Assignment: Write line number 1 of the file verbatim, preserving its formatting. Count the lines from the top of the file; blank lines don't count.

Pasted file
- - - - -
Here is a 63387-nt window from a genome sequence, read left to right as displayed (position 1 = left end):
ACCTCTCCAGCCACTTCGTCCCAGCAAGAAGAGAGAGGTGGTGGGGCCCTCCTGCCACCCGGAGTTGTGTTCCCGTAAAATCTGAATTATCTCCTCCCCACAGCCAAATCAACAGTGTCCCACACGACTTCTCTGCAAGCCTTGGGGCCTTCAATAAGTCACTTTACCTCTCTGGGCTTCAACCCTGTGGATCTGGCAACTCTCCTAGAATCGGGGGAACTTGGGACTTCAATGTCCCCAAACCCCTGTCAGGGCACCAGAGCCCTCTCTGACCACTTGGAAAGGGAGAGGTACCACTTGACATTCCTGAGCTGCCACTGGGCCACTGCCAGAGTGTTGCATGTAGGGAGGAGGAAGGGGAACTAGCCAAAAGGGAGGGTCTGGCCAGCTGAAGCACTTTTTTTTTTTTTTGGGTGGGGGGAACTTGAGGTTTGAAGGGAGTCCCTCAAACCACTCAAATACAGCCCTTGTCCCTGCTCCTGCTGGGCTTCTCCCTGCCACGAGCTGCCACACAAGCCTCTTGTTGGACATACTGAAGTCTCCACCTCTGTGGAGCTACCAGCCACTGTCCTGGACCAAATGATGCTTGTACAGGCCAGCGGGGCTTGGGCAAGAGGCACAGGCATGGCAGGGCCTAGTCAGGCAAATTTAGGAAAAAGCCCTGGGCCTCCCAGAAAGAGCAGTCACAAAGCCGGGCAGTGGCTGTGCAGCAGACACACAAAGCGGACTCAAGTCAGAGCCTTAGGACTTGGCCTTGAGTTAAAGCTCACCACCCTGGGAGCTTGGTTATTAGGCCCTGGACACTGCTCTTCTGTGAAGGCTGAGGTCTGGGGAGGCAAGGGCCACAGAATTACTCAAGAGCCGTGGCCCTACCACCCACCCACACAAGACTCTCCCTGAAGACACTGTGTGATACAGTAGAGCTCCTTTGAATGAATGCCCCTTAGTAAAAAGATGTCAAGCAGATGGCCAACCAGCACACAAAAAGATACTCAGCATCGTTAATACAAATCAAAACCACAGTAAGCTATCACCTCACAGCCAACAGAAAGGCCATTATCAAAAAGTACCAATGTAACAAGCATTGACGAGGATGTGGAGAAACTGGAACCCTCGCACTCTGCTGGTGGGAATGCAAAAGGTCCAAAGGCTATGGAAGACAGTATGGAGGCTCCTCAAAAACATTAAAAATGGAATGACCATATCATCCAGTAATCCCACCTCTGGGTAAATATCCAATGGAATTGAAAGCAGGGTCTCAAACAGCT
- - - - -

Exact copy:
Here is a 63387-nt window from a genome sequence, read left to right as displayed (position 1 = left end):